The fruit of Calodendrum capense is nearly spherical, 3,5 cm in diameter. It is five-lobed, the longitudinal seams conspicuous in the knobbly surface. The common name of Cape chestnut was earned by the similarity of the fruit to the edible chestnut.
The green surface will become brown and woody as the fruit ripens. The yellowish calyx of the flower, small and star-shaped, is still visible at the base of the fruit in picture. Fruits are seen on the tree from midsummer to late autumn when they dehisce, freeing the large, smooth, black seeds. The seeds are eaten by monkeys and birds.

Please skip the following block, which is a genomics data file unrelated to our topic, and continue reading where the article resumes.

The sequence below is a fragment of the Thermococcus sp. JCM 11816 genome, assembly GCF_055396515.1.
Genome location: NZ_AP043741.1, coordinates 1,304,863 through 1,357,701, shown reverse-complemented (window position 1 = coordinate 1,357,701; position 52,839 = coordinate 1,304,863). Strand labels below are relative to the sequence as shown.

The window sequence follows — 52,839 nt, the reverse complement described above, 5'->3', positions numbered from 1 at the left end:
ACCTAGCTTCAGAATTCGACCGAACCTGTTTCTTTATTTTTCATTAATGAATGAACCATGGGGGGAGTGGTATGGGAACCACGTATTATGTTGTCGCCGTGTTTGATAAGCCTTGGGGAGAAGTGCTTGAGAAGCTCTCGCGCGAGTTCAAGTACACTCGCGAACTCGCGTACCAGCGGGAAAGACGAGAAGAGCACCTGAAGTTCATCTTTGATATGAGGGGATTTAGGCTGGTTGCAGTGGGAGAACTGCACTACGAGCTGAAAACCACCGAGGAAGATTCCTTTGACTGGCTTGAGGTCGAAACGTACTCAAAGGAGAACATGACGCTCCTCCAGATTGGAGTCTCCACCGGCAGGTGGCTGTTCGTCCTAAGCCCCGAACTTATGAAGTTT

The tree is easily propagated from seed and valued as a garden subject. The hard wood is used as timber (Coates Palgrave, 2002; www.plantzafrica.com).